I had a really interesting discussion this morning with two bright people about their SOA journey. They are responsible in many ways for moving their rather massive company to SOA. So we chatted about all sorts of things and argued and disagreed and converged and disagreed again and got confused and converged again and diverged again … and then we realised 2 hours had gone by and we all had other things to do.
Driving back to my office, I was bothered by the fact that we were struggling with how to implement this thing called SOA. And I also have a feeling that there are more SOA failures than successes in the world. And all these contribute to experiential knowledge for the greater good of our geek community, blah, blah, blah.
But I did not have a clear cut solution, neither did they, neither does their vendor partner (for sure!), nor their management, nor anybody!
So, I am now convinced that a SOA implementation (not theory!) is a wicked problem. Wicked problems come from social sciences to describe an extremely difficult problem to solve, even impossible because of contradictory or ever-changing factors or incomplete requirements. Some characteristics of wicked problems include:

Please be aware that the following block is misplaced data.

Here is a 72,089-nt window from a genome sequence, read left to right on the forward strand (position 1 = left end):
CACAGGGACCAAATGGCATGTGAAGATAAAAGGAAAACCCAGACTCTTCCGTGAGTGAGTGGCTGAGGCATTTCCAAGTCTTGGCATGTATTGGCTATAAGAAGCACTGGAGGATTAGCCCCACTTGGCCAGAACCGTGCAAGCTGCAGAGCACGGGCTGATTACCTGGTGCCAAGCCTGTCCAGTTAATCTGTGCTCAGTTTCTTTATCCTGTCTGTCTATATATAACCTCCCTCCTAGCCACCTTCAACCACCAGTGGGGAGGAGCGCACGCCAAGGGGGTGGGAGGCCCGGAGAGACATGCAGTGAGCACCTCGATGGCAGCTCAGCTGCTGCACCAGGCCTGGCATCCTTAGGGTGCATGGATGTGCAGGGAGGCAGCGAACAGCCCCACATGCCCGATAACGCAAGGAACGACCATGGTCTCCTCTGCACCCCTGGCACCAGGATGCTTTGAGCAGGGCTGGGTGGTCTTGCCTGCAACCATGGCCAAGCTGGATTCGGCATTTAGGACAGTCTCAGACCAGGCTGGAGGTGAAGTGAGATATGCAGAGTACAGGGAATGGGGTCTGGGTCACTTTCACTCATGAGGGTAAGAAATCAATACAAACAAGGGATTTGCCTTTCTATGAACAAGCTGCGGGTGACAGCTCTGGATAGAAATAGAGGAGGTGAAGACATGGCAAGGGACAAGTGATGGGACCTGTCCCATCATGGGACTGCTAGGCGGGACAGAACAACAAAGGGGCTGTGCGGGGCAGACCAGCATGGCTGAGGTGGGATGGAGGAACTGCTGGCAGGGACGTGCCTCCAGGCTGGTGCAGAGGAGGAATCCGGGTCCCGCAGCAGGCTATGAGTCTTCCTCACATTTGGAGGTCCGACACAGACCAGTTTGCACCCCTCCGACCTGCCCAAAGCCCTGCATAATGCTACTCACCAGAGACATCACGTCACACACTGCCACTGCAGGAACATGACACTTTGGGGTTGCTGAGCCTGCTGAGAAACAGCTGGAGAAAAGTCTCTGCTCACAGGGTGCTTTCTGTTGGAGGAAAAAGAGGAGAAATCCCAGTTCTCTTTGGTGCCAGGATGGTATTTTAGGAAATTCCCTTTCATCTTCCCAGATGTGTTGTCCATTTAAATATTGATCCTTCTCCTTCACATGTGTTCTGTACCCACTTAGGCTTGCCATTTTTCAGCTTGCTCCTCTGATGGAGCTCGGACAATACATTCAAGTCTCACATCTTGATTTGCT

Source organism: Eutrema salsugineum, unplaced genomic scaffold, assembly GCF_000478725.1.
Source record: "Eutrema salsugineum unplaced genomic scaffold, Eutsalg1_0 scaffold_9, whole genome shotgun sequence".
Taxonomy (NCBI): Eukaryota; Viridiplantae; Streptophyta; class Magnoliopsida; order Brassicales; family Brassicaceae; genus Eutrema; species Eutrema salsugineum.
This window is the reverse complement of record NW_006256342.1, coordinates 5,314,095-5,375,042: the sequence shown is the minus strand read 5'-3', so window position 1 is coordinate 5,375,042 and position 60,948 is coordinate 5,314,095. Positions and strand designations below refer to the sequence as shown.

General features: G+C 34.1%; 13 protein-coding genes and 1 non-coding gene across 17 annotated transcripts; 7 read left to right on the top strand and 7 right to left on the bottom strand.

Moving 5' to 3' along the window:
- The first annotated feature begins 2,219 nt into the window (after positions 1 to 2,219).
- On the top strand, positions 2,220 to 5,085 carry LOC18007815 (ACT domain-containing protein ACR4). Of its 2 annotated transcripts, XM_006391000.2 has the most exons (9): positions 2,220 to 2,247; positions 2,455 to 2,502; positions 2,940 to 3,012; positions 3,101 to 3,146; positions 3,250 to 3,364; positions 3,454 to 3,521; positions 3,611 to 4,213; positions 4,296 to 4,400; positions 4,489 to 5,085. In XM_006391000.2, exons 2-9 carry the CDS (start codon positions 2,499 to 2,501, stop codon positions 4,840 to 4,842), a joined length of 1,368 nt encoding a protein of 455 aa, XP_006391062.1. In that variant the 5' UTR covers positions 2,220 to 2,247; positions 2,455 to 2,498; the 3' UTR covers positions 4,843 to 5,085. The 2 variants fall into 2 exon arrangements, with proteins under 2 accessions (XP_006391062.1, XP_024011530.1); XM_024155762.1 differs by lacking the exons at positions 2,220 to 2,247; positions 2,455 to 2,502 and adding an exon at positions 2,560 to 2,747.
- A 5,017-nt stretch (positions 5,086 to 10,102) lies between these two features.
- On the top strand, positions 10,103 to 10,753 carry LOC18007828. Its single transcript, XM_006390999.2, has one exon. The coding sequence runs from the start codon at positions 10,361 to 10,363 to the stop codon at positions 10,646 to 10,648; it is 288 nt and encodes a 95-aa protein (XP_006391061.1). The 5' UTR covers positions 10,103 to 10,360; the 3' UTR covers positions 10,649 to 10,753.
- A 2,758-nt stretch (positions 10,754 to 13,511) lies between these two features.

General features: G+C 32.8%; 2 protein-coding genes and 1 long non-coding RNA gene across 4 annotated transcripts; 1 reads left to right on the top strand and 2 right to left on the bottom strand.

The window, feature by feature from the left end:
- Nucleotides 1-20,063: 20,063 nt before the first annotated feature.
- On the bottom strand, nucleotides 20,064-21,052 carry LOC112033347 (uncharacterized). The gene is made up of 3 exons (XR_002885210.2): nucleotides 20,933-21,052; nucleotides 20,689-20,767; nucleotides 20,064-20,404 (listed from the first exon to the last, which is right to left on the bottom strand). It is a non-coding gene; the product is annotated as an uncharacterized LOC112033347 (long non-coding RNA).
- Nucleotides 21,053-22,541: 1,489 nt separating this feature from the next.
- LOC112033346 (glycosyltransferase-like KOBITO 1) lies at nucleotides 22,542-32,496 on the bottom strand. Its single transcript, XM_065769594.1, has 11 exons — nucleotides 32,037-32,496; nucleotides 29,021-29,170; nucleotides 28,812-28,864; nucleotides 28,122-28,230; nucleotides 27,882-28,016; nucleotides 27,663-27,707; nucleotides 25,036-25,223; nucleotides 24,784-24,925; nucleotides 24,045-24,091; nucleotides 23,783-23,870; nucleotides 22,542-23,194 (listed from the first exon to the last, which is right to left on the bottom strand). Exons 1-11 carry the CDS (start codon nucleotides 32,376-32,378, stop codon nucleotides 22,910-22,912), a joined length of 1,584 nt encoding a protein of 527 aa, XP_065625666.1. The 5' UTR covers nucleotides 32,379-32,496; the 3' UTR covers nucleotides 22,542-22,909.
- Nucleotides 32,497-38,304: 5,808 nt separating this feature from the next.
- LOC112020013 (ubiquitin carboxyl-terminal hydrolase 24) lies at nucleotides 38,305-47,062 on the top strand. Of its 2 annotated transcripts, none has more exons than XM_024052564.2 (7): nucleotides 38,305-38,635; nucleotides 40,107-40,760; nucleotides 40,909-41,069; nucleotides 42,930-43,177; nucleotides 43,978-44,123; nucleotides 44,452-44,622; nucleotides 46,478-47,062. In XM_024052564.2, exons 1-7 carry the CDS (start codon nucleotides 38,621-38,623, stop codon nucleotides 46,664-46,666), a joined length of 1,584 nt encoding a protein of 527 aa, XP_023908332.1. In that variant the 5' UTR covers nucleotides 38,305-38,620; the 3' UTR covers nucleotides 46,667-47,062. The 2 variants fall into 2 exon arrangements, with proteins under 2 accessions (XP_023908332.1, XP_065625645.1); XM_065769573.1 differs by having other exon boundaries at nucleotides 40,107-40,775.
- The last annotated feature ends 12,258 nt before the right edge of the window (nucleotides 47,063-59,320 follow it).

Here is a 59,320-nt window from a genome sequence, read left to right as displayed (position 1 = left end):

- every solution is a degree of goodness (or badness) but there is no distinctly right or wrong solution
- every solution is a one-shot solution because you don’t have room for trial and error
- consequently, every solution attempt counts immensely … positively or negatively
- there is no uber-test of a solution, so the proof is in the execution (my TDD blood froze about now 🙂 )
- each problem is symptom of another problem, indefinitely, i.e. there is no stop rule.
- stakeholders all hold different understandings of the domain
- there is no solution, but the problem is understood only after a solution has been crafted.
And last, but not least … maybe the most telling is
- Those that are held accountable for the consequences of the solution have no right to be wrong ! Ouch 🙂
I think that some architectural things feel like wicked problems. Read the work of Jeff Conklin and Robert Horn, two guys that spend a lot of time researching tools for solving social messes.